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Paul: Cassidy-Graham health care bill not 'going anywhere'

Paul: Cassidy-Graham health care bill not 'going anywhere'
© Greg Nash

Sen. Rand PaulRandal (Rand) Howard PaulSaudi mystery drives wedge between Trump, GOP Noisy democracy, or rude people behaving like children? Lawmakers, Wall Street shrug off Trump's escalating Fed attacks MORE (R-Ky.) said Monday that he opposes a new Republican ObamaCare replacement effort, saying it does not go far enough to repeal the law.

Paul told reporters that the bill from GOP Sens. Bill CassidyWilliam (Bill) Morgan CassidyTrump signs bills banning drug pricing 'gag clauses' Dem ad accuses Heller of 'lying' about record on pre-existing conditions GOP senator suggests criminal referral for third Kavanaugh accuser's 'apparently false affidavit' MORE (La.) and Lindsey GrahamLindsey Olin GrahamCorker: US must determine responsibility in Saudi journalist's death Dem senator calls for US action after 'preposterous' Saudi explanation Trump calls Saudi explanation for journalist's death credible, arrests 'good first step' MORE (S.C.) would “probably” be worse than doing nothing at all on the health law.

The measure already faced extremely long odds to pass before a procedural deadline of Sept. 30. Republican leadership has shown no interest in the measure, though the White House is pushing for it.

Paul said he objects that the bill would leave many of ObamaCare’s taxes and regulations in place.

“I don't think it's going anywhere,” he said. “I haven't heard anybody talking about it.”

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Senate Finance Committee Chairman Orrin HatchOrrin Grant HatchGOP leaders hesitant to challenge Trump on Saudi Arabia Congress should work with Trump and not 'cowboy' on Saudi Arabia, says GOP senator US to open trade talks with Japan, EU, UK MORE (R-Utah) responded simply “no” on Monday when asked if he thought the bill would get a vote on the Senate floor. He said he did not think there is enough support for it.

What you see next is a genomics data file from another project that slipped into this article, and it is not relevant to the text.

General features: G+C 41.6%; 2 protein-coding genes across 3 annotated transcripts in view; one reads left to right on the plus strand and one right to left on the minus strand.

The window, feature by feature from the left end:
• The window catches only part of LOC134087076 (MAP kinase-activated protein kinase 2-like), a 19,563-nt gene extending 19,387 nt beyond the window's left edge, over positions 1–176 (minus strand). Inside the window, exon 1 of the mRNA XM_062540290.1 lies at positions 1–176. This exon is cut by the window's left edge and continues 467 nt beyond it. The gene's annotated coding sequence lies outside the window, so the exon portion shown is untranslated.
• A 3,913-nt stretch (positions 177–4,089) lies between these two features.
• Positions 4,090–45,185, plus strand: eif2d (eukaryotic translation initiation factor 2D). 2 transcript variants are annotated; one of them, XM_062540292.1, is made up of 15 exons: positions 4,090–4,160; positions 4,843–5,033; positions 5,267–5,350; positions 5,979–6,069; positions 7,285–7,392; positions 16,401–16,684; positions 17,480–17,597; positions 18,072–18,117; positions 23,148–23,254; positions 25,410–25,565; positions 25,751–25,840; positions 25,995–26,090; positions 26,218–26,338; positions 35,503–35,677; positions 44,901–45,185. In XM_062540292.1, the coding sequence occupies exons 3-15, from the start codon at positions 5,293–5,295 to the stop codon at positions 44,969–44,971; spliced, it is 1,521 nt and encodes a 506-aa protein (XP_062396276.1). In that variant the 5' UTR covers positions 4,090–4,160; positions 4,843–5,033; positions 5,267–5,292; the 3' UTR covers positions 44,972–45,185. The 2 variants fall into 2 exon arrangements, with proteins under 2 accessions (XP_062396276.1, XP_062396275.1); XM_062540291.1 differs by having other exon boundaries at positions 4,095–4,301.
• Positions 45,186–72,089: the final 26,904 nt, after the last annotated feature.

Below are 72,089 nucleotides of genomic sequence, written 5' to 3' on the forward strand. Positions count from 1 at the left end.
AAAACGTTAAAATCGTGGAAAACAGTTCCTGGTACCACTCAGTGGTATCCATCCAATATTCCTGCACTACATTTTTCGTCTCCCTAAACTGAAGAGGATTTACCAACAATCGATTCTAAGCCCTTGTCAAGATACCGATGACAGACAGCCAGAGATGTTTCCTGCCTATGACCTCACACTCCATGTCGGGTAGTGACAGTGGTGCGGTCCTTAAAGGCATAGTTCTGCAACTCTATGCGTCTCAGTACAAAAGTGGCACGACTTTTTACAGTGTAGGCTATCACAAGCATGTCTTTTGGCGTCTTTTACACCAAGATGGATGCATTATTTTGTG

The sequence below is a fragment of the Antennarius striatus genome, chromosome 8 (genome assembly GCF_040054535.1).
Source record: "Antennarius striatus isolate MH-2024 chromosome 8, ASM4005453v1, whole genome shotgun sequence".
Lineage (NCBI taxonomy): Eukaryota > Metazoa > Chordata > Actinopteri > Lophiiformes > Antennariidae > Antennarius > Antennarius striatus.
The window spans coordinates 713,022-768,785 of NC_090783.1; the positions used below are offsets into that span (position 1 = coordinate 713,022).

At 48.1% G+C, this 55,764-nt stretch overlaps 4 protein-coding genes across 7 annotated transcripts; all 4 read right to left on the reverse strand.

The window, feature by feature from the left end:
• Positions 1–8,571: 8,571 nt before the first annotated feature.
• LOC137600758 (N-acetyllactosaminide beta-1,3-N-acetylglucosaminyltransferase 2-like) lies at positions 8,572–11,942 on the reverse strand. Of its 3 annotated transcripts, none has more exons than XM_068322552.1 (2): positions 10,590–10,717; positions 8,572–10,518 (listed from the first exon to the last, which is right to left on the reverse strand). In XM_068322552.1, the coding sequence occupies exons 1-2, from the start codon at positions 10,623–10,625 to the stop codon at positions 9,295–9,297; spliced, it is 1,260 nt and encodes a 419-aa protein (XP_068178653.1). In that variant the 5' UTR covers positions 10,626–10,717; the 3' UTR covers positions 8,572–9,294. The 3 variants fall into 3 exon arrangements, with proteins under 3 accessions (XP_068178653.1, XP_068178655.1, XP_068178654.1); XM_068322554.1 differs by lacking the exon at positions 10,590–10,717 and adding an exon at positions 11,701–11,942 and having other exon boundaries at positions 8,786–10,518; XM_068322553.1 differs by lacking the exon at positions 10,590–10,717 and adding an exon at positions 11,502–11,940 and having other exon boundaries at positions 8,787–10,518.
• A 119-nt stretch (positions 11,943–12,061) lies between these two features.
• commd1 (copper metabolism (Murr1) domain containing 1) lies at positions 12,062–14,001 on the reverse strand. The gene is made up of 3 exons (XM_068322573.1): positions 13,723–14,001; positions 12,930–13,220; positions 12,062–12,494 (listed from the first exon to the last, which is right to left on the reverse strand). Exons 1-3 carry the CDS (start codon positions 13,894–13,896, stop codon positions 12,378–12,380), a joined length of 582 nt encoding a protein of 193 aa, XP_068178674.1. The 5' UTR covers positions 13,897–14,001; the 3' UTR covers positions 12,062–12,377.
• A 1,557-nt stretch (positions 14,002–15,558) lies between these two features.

Cassidy and Graham, though, are still pushing, and plan to unveil the bill on Wednesday. Cassidy said Monday that his office has already been talking with the Congressional Budget Office on the measure, even as the final language comes together.

Separately, Paul also said he opposed a bipartisan ObamaCare stabilization bill the Senate Health Committee is negotiating.

The measure is expected to fund key ObamaCare payments known as cost-sharing reductions, which Paul opposes. He said it would be “Republicans now providing the funding for ObamaCare.”

He said that even though he opposes the effort, he thinks other senators could reach a deal. If that happened, he said he would try to attach his bill making it easier for organizations to band together to buy health insurance in what are known as association health plans.

“Some people are pessimistic that there will be a bill, that there won't be an agreement,” Paul said. “I actually think there's probably a pretty good chance they are but it's going to be funding ObamaCare, which I'm not for.”